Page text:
Justin Haley had a large penalty before the race even began which saw him not only have to drop to the back of the field before we went green but also had him have to serve a drive through penalty once the green flag dropped. He’d eventually fall a lap down and have to get the free pass after the stage break. Haley, would rebound to finish eighth in Stage 2 and sixth in the race though for a nice rebound. It was his fifth top 10 in-a-row at Talladega and 11th top 10 in his last 12 starts on the season in his No. 11 Chevrolet. He’s also had five top sixes in his last seven races in general after only having five in the previous 21.
That’s the good news. The bad is, AJ Allmendinger was collected in a scary early crash and would not only finish 39th but score no stage points in the process. He went from +59 to +33 in points.
Jeb Burton earned 14 stage points and finished seventh but he was lucky to have the race end early due to darkness because he had a lot of damage from being collected in that final caution. Luckily, he stayed out just in case and it paid off. He gained 19 points and sits -8 heading to Charlotte.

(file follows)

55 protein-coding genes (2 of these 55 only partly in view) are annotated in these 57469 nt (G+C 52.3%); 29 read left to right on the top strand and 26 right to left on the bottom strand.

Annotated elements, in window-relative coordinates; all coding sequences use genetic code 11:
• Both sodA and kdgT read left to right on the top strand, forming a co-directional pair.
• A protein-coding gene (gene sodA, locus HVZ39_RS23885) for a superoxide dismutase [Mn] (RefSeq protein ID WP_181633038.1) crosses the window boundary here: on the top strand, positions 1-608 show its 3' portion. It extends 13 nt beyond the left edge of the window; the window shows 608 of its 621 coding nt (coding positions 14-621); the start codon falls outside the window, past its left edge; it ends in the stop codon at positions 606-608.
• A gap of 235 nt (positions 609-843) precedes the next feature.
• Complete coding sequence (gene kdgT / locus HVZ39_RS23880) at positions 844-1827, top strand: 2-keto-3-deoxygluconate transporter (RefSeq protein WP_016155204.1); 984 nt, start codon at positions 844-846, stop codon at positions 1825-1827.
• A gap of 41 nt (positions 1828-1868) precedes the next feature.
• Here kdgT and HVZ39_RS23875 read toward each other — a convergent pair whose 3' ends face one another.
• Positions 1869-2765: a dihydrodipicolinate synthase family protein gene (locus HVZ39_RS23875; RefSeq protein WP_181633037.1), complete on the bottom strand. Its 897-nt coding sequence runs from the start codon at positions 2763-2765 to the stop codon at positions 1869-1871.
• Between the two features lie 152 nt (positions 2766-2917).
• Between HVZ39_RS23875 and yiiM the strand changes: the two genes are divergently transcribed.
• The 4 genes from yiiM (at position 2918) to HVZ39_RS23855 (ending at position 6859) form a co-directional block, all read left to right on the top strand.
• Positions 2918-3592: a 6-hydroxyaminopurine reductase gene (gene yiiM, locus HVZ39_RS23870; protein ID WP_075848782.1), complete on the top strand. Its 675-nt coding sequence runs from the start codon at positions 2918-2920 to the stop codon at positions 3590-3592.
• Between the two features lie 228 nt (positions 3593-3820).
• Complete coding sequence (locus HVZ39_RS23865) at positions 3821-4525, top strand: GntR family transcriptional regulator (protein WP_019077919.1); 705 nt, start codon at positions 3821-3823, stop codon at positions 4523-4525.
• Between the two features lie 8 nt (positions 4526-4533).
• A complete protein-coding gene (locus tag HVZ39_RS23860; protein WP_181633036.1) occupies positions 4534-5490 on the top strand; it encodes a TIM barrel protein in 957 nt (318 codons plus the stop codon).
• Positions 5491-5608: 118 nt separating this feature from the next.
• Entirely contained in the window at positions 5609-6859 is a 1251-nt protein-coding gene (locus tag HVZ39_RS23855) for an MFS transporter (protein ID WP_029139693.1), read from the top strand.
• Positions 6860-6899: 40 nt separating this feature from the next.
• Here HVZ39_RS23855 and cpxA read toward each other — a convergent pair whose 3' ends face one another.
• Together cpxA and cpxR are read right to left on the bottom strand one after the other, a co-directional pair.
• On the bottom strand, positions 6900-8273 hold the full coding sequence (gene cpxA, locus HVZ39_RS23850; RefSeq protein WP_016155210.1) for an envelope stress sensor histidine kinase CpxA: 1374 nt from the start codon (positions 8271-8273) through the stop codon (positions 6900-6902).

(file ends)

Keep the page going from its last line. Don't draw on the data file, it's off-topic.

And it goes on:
So, while it wasn’t a win, for Haley to finish sixth, Burton in seventh and gaining 19 points in the process with a damaged car and Allmendinger still sitting +33, it was a day that allows them to remain in the hunt for a championship still.
Burton vs. Burton For Final Transfer Spot To Round of 8
We have a pair of cousins in the Xfinity Series field and now both will race each other for the eighth and final spot to the second round of the playoffs. Harrison Burton leads older cousin Jeb Burton by eight points with one race remaining.
Harrison, is Jeff Burton’s son while Jeb is Ward’s. While there’s a path where both can still march on, it’s going to take someone else falling out and that’s going to be hard to do so.
Noah Gragson is +18 and has seven top seven’s in his last nine starts on the season. Brandon Jones is +21 and has three straight top six results. Justin Haley is +24 and entering the opening round cutoff race with five top sixes in his last six on the season and 11 top 10’s in his last 12 in general. AJ Allmendinger is one spot ahead of him and is +33. He’s a road racing ace. Daniel Hemric (+41) and Justin Allgaier (+55) are the only other two available to be bumped out. Hemric, has five top 10’s in his last six starts including four of which being in the top six. Allgaier, has seven straight top six finishes on the year and 10 top seven’s in the last 11.
Good luck bumping one of them out.